Altman’s was legendary and was like a “Noah’s Ark” of camera stores, with two of every camera or lens imaginable– one to show and one to go. I am sure there are still many Chicagoans “of a certain age” who have fond memories of Shutan, Helix, Standard Photo, Lion Photo, Terminal Photo, and many others that are now gone by the wayside.

And of these, Central Camera on Wabash somehow remains, after 116 years in business. It has become part of history itself.

There is a photo of a prewar Chicago PCC streetcar, taken by the late Robert W. Gibson, on page 61 of Chicago Streetcar Pictorial: The PCC Car Era, 1936-1958, with Central Camera in the background. The store is still in the same location today.

The book collects the work of many unheralded railfan photographers who all turned out to be, in their own way, both transit historians and historic preservationists.

As a co-author, I was recently pleased to discover that Central Camera is now selling copies of the Chicago Streetcar Pictorial and has one on display in their front window, alongside the old Kodak Six-Twenty folding camera, the twin-lens Rolleiflexes, Leicas and such.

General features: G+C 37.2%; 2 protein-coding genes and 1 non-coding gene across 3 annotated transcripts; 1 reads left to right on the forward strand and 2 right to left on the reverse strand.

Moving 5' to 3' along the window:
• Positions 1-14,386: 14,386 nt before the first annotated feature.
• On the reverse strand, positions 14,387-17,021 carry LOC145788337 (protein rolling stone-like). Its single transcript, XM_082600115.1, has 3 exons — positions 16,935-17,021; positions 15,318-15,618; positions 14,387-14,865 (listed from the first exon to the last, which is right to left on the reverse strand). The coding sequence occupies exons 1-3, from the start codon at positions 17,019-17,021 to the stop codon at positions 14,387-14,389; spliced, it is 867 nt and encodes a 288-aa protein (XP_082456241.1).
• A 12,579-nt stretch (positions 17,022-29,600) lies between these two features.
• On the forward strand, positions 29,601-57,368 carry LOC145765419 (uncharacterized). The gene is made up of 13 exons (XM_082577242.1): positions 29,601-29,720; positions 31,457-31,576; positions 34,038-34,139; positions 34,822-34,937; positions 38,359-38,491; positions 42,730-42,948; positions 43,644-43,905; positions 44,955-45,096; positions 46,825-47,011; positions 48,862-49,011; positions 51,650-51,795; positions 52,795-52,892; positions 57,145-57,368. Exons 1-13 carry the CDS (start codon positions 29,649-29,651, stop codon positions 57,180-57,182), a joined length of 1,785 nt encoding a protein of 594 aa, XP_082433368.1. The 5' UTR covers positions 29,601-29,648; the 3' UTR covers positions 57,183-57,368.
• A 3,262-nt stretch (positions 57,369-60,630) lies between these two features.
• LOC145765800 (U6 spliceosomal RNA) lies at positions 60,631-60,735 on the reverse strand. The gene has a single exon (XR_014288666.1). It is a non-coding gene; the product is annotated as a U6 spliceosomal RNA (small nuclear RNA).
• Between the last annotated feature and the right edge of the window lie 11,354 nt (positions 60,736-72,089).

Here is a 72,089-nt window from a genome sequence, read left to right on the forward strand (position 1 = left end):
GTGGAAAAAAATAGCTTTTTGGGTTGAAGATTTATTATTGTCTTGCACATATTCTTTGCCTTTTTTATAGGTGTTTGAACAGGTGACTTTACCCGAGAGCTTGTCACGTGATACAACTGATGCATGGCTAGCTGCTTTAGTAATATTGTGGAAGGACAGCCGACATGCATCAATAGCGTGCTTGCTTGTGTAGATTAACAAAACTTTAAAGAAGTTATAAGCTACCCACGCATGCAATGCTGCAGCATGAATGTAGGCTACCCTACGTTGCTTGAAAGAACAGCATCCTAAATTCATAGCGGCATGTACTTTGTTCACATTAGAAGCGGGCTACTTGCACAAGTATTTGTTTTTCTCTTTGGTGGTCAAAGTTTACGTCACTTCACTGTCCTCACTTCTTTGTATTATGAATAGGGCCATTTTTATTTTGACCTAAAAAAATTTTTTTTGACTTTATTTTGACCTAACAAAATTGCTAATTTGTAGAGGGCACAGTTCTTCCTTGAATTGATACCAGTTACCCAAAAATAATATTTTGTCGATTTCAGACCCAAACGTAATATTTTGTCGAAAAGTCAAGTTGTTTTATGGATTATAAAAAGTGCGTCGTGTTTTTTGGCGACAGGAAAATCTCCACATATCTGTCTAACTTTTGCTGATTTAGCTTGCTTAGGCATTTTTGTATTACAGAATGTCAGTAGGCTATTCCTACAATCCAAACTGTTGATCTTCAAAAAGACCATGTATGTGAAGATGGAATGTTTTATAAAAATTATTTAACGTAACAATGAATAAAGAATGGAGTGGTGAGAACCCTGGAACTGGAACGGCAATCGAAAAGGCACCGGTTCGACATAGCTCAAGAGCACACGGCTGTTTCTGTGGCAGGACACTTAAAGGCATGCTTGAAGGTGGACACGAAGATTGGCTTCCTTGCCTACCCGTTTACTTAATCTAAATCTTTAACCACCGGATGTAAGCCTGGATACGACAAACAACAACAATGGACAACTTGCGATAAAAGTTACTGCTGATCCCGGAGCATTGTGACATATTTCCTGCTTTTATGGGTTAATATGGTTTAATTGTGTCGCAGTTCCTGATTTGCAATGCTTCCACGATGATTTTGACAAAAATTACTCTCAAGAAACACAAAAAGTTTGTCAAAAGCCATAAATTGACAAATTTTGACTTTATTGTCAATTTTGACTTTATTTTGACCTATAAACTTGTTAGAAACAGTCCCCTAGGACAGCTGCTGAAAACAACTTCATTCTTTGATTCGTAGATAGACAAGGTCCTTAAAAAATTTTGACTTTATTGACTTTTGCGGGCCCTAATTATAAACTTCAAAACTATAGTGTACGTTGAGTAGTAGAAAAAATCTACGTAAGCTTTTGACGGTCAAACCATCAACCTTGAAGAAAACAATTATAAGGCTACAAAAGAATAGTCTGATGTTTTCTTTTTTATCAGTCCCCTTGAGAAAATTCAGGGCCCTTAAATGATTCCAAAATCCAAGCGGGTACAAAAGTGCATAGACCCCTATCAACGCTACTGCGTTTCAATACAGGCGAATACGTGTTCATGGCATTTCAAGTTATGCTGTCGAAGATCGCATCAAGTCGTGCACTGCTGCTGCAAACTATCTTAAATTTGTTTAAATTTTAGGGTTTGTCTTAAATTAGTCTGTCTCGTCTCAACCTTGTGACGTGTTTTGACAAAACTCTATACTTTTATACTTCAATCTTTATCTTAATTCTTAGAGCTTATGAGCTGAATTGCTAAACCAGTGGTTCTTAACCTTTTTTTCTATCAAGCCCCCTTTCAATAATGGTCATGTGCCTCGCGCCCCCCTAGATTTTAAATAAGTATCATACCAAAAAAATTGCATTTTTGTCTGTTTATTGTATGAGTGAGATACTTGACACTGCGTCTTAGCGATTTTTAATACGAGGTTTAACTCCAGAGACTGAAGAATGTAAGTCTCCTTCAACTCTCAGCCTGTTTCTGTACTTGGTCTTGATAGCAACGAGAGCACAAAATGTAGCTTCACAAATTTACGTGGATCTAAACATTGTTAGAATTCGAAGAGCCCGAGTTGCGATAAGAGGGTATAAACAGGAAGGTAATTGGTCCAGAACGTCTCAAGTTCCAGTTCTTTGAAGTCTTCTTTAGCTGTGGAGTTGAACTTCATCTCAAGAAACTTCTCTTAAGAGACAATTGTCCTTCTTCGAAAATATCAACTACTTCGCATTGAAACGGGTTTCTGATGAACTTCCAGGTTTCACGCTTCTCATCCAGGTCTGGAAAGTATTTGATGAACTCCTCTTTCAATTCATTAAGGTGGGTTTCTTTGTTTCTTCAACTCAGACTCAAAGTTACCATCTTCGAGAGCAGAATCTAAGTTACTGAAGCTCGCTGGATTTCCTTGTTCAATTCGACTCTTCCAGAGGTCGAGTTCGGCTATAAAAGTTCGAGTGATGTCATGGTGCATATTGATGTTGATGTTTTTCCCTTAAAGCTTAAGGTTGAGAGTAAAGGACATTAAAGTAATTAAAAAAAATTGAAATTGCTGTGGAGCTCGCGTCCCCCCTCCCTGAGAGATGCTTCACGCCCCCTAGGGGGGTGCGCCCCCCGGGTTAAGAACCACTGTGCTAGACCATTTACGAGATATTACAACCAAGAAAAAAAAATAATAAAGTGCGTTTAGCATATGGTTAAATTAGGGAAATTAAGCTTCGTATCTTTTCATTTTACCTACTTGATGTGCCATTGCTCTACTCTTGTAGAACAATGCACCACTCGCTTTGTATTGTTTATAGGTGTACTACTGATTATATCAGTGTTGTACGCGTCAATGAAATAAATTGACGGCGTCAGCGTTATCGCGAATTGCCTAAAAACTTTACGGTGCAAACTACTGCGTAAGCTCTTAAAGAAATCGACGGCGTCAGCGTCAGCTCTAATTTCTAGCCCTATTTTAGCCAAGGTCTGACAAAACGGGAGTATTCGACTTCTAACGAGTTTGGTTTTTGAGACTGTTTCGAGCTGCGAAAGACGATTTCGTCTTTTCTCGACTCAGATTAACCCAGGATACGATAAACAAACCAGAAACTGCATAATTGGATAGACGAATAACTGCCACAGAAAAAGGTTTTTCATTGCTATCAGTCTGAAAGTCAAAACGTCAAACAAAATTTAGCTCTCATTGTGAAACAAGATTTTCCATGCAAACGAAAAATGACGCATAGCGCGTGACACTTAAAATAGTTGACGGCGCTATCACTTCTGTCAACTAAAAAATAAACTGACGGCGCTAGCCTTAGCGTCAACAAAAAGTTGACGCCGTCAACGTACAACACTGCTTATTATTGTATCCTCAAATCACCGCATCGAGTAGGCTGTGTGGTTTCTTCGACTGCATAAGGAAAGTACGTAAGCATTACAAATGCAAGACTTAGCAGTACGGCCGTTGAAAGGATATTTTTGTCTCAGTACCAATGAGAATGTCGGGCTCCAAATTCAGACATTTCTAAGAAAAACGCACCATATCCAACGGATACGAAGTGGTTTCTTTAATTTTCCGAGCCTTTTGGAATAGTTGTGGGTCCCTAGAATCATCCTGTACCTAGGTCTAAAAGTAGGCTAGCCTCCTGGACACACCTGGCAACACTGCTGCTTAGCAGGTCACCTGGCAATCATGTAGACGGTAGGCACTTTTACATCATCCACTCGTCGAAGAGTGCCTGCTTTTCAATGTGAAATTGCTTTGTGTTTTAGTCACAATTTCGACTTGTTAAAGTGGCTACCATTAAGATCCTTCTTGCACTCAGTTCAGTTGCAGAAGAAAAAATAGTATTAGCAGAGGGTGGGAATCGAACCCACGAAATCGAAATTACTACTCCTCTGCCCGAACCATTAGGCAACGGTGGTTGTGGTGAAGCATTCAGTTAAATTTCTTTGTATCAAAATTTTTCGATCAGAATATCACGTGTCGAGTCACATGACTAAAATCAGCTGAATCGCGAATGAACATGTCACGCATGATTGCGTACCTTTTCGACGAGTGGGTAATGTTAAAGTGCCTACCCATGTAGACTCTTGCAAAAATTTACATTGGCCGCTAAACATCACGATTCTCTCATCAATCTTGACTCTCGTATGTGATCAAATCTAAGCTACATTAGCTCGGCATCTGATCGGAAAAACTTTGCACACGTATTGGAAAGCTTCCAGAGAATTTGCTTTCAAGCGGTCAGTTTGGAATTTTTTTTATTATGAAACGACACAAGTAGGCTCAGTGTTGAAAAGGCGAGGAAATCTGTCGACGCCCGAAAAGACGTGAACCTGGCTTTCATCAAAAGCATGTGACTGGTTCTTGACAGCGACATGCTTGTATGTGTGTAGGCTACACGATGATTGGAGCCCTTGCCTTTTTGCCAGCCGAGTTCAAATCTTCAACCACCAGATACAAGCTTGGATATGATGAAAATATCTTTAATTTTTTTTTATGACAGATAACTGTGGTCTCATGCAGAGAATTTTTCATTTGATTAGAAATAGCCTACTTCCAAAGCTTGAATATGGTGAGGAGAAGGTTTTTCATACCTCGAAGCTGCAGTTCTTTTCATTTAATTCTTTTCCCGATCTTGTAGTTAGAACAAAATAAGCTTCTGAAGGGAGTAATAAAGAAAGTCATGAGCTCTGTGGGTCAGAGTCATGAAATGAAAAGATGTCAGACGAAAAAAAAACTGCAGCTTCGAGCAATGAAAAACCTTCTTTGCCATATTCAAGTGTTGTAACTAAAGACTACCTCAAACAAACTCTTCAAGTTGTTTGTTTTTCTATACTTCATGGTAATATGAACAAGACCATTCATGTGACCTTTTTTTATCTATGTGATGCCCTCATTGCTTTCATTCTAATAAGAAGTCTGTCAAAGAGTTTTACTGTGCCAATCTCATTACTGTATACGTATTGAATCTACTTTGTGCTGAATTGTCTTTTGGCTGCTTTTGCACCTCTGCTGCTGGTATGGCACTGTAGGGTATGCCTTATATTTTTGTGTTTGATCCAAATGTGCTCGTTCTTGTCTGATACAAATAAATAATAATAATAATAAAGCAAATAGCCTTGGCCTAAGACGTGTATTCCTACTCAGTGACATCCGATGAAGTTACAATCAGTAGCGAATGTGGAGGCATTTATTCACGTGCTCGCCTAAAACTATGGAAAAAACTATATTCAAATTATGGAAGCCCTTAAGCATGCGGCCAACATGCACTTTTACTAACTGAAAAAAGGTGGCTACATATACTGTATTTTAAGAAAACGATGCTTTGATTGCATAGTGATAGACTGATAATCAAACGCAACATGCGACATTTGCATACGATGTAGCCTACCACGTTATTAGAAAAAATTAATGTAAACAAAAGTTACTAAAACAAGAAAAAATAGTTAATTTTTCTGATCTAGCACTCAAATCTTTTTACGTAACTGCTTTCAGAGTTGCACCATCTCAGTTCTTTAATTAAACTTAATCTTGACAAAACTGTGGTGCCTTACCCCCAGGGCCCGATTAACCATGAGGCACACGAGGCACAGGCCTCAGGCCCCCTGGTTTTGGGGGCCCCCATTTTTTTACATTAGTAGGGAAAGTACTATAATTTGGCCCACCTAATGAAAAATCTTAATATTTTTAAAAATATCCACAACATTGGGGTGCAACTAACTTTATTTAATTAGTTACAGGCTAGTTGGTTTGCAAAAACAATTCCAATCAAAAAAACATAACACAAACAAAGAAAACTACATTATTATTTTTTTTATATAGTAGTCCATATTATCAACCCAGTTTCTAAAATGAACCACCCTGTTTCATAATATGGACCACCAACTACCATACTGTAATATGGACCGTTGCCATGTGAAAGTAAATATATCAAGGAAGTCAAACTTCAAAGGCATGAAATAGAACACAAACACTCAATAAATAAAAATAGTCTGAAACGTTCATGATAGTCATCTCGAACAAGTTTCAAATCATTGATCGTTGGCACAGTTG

Yes, I know that in the long run, it is an uphill battle to keep up with the Amazons of the world. But even in the 21st century, shouldn’t there be enough room left in this world for a few old-fashioned camera stores?

As the sign says, “If you buy here, we will be here.”

-David Sadowski

PS- You can help keep our own doors open by checking out the many fine offerings in our Online Store. You can also make a donation there. We thank you for your support.

Further Information:

Remembering Altman Camera 40 Years Later

Ralph Altman Obituary

A typical folding camera of the early 20th century, this Kodak Autographic camera too very large size 116 black-and-white roll film. The “autographic” feature allowed the photographer to write notes on the actual film negative itself through a door on the back of the camera. The roll film was protected by a paper backing.

This streamlined Bakelite Kodak Bantam camera, which used size 828 film, was the state of the art in 1938 but few railfans could afford to buy one.

This streamlined Bakelite Kodak Bantam camera, which used size 828 film, was the state of the art in 1938 but few railfans could afford to buy one.

Thousands of railfans across America got their start with an inexpensive Argus C3, commonly referred to as “the Brick.”